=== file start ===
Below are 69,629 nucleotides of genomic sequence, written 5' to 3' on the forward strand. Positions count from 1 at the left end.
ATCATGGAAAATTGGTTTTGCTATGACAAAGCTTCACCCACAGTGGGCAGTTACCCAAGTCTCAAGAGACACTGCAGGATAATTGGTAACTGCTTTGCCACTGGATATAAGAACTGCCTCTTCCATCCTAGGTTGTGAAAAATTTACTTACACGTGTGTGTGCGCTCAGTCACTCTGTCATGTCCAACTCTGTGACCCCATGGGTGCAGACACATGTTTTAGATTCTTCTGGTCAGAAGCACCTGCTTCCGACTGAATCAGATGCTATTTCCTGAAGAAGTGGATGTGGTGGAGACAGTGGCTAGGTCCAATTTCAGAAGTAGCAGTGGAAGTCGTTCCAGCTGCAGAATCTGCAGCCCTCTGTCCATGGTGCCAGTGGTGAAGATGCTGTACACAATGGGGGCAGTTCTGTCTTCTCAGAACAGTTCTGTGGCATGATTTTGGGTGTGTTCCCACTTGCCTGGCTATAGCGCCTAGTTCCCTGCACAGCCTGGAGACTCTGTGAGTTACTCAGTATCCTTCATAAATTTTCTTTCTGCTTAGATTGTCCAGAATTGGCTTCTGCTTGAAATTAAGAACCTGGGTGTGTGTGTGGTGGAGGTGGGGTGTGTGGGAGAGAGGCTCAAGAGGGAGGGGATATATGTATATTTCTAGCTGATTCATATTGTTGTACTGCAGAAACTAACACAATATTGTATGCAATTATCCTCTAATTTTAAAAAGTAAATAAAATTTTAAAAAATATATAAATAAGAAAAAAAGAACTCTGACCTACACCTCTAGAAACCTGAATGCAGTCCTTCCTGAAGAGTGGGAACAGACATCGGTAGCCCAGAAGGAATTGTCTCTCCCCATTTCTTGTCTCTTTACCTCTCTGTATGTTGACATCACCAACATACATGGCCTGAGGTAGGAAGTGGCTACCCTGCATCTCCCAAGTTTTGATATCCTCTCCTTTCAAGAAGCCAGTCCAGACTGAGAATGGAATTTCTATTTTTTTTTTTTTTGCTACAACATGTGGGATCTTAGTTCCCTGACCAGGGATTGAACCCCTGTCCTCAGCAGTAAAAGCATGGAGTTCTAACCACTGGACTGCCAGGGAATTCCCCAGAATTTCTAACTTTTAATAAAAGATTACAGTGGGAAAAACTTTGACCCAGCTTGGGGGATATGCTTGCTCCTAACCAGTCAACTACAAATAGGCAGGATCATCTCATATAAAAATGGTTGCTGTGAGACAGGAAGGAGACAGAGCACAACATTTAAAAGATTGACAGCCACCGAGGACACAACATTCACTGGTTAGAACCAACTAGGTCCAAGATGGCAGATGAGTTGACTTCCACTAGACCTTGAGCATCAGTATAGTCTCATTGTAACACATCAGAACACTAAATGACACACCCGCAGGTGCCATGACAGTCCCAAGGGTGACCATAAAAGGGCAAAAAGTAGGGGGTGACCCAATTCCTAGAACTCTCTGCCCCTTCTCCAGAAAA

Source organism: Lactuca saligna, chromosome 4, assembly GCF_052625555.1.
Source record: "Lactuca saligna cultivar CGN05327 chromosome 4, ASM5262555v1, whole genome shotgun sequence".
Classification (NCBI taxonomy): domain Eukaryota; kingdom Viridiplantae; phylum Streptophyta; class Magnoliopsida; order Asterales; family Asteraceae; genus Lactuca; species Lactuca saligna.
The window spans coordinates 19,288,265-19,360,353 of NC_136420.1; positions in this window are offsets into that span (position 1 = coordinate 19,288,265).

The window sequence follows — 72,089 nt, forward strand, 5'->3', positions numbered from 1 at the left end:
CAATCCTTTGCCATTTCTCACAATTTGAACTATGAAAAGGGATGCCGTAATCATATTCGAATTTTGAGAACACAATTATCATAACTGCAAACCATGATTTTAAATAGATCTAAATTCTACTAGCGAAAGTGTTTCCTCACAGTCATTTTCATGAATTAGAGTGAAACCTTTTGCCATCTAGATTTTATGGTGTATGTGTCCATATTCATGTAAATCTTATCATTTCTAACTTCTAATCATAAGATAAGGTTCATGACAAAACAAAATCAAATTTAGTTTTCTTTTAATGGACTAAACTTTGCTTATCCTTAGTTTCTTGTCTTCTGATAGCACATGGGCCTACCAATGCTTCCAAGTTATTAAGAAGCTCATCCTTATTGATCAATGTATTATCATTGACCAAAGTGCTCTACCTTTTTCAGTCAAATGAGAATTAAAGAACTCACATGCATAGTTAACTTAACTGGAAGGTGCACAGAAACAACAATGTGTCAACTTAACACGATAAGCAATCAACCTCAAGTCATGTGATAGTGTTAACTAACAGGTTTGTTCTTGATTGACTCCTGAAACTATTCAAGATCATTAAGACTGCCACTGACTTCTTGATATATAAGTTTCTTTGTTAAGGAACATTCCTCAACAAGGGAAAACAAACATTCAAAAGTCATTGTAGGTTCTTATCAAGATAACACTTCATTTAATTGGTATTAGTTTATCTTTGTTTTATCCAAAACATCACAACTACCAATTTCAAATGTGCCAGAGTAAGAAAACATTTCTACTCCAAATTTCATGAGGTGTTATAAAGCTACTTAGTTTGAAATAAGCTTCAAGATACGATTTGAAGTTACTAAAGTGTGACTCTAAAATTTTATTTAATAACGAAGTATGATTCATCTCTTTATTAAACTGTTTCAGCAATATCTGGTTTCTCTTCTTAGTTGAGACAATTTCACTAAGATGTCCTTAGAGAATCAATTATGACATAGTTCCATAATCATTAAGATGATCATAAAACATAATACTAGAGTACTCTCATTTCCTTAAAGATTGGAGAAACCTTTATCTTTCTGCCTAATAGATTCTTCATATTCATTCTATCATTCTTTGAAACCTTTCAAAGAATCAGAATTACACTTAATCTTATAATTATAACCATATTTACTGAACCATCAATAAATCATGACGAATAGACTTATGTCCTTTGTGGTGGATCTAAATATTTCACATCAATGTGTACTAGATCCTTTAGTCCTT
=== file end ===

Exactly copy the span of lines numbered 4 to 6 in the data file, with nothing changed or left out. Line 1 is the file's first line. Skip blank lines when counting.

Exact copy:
Source record: "Lactuca saligna cultivar CGN05327 chromosome 4, ASM5262555v1, whole genome shotgun sequence".
Classification (NCBI taxonomy): domain Eukaryota; kingdom Viridiplantae; phylum Streptophyta; class Magnoliopsida; order Asterales; family Asteraceae; genus Lactuca; species Lactuca saligna.
The window spans coordinates 19,288,265-19,360,353 of NC_136420.1; positions in this window are offsets into that span (position 1 = coordinate 19,288,265).